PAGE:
Study links cat parasite and suicide attempts in humans
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Scientists have found a mysterious link between a cat parasite and increased suicidal tendencies in people, especially in women, a finding they say could help predict those at greater risk of attempting to kill themselves and also find ways to intervene.
Psychiatrists at the University of Maryland School of Medicine found that women infected with the parasite, called Toxoplasma gondii, are more likely to attempt suicide than non-infected women. However, the reason for this connection still remains a mystery.
T-gondii is a protozoa that prefers to infect cats, but humans can pick up the parasite from contact with cat feces, or by eating infected meat or vegetables. Once ingested, the parasite can make a home for itself inside the person's brain and muscle tissues, protected inside cysts that are resistant to attacks by the host's immune system, the researchers said.
Some studies have linked infection by this parasite with a variety of mental health and brain problems. But they aren't clear on whether the parasite contributes to these problems or is a mere side effect.
The new study also has the same limitation. Researchers can't say for sure whether the parasite somehow drives people to suicide. But in women with infections, they found, the risk of an attempt is 1.5 times greater than in women without.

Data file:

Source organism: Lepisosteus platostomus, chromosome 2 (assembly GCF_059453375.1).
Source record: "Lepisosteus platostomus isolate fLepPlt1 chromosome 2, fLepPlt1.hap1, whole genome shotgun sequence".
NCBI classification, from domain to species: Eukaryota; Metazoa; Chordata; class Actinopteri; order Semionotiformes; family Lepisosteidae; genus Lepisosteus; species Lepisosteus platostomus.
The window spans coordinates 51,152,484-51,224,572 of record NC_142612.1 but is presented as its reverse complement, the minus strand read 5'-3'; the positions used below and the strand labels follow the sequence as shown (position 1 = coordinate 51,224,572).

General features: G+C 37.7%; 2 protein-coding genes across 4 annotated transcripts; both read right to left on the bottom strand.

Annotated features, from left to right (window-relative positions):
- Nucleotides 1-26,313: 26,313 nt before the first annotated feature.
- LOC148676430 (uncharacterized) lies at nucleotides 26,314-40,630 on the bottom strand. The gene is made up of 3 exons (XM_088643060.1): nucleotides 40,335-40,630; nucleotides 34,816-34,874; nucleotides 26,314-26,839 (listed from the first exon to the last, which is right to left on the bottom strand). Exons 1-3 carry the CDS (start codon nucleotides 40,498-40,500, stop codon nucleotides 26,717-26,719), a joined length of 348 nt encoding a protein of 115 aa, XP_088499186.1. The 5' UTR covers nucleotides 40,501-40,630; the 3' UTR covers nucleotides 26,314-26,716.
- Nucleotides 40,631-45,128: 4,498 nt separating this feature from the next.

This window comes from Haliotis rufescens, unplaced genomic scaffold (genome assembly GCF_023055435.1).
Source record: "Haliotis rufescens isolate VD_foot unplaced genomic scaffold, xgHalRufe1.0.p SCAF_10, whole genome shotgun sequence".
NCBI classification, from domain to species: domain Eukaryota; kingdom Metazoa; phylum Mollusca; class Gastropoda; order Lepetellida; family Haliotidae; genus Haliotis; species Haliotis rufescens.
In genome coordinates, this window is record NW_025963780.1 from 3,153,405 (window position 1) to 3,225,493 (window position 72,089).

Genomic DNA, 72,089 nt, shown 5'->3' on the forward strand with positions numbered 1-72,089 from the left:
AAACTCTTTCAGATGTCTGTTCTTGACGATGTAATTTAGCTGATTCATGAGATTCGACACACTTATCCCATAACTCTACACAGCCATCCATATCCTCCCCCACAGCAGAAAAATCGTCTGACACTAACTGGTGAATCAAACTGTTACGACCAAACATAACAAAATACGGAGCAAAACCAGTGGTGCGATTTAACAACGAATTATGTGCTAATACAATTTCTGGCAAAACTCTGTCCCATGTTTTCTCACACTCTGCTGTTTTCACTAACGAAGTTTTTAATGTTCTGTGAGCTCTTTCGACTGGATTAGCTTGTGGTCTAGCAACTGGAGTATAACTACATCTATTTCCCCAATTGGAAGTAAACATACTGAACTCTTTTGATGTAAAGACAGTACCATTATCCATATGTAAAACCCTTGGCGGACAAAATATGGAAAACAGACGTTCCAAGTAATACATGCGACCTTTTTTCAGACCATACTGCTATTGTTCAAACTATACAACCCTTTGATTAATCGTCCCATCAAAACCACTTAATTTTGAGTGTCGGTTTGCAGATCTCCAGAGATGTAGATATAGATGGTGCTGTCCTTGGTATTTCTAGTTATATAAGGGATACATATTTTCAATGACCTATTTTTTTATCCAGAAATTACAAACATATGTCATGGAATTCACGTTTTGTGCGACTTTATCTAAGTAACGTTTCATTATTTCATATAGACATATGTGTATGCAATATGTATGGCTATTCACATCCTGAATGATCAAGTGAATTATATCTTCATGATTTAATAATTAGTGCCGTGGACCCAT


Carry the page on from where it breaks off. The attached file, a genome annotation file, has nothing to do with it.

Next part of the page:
"We can't say with certainty that T-gondii caused the women to try to kill themselves, but we did find a predictive association between the infection and suicide attempts later in life that warrants additional studies," lead author TeodorPostolache was quoted as saying by LiveScience.
In the study, Postolache and his team looked at 45,788 Danish women whose newborns had been screened for T-gondii antibodies between 1992 and 1995 (a positive result was a sure sign that mom was infected). About a quarter of the women had been infected at the time of delivery, the results revealed.
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